October 6, 2008

Auschwitz-Birkenau, Poland

The morning I was leaving for my daytrip to Auschwitz, an hour journey from Krakow, I asked my dorm mates at the hostel if they had been yet and when I heard Joe say “I am going zare az well”, I said, “Great, let’s go together.” The irony of visiting Auschwitz with a German was not lost on me; it actually provided an interesting reference point for for the day. As a citizen of a country that aggressively invaded another, using government manufactured “provocation” and “security threat” as a means to cover hidden agendas, I am starting to understand what carrying a “Burden of State” feels like; the only words I could muster when I first met my lovely Iraqi friends in Beirut was “I am sorry”. On the bus ride there I asked Joe if the younger generation Germans still felt any burden for the undeniable, incomprehensible actions of their country during WWII. He told me that him and his peers were tired of the stigma; that they had spent a significant amount of time learning about the Holocaust in school and his expression almost seemed to say “isn’t that enough?”
When we approached the ticket counter, the Polish woman asked from which country I was from, “USA”, I said and she typed the information into the computer. Then she asked Joe and when he replied “Germany” she kind of sighed and did a double take as if to say “what are you doing here? This surprised even me as I thought, for sure, many Germans must visit Auschwitz by now. I still don’t quite know the answer to that, but as we were sharing an apple and recounting that story on a bench before the tour started, Joe said something very important which has stuck with me ever since, “You should not be worried for the Germans who are here, you should be worried for the ones who are not.”
Our tour started with a short film and then on through the famous entrance gates which read “Arbeit Macht Frei”, or “Work Will (make one) Free”, and into the old Polish brick army barracks which were the first to be converted into a labor prison and death camp. The size of Auschwitz is, at first, surprisingly small for the enormous amount of injustice and terror it unleashed and getting a feeling for the atrocities committed there was difficult because of the constant flow of people on tours. You get a rushed history and are ushered through rooms with eyeglasses, prosthetic legs, shoes, hair, suitcases and toothbrushes in order to give a sense of the magnitude while trying to also personalize the victims. While there are valiant stories of sacrifice told, such as with the polish Franciscan monk Maximilian Kolbe offering his life in exchange for another man’s, intertwined with tales of soulless cruelty, which come in countless numbers, Joe and I still found it difficult to connect with anything other than the information. I was searching for a feeling beyond the words and the stories; I was waiting to hear something in the silence.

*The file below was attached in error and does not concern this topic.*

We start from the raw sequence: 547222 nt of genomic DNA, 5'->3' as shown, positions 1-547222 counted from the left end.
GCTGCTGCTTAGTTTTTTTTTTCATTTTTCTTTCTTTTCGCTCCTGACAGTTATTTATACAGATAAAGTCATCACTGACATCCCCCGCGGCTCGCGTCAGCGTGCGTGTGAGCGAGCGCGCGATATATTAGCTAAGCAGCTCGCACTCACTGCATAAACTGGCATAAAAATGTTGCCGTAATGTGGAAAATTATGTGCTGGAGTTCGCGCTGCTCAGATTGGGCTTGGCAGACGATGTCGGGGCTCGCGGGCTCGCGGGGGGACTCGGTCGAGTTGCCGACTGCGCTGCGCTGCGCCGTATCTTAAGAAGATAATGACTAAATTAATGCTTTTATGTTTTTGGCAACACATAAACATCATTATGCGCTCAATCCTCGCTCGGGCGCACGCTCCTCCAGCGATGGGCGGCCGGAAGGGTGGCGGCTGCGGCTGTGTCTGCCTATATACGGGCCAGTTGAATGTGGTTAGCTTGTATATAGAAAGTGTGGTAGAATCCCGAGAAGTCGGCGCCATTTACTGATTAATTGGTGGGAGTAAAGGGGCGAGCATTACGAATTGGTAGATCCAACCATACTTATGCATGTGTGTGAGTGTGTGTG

The stories, carried through the sounds of nature in the absence of spoken word from the rustling of the birch trees in the chilly fall air, came when we stepped off the bus at Birkenau. The powerhouse of the two camps, Birkenau, ironically named after the peaceful birch trees which surround the prison that was built as an expansion to Auschwitz, is a sprawling linear complex of brick and wood barracks that completely overwhelmed my and Joe’s emotions upon first sight. Looking out onto the fields, which seem to stretch on for miles, is where you can start to feel yourself standing on a dark stain in history and the solitude and space that the visitors are given here is when this horrific event became real. The tour makes it’s exit here and Joe and I decided to spend another hour on our own just wandering quietly through the barracks and walking the dirt path toward the ruins of the crematorium, which holds the last footsteps of millions of people. As the light was fading and our minds were taking nothing for granted at that moment, such as putting on our extra layers of clothing when the wind started to kick, Joe interrupted the silence, and from across a grassy field I heard, “Ziss was not our finest hour.” No, no it really was not, but watching the change in Joe from the beginning of the day, when he expressed a faint annoyance at the constant association, until the end of the day, when he was talking of bringing every racist or potentially racist German from his country here so they could see for themselves how fear and ignorance can ignite an uncontrolled “hell on earth”, proved to me just how important it is to embrace history in all it’s extremes and to collectively, with no division of country or race, bear the scars of our history together so that the future can one day have hope for sprawling fields of peace.

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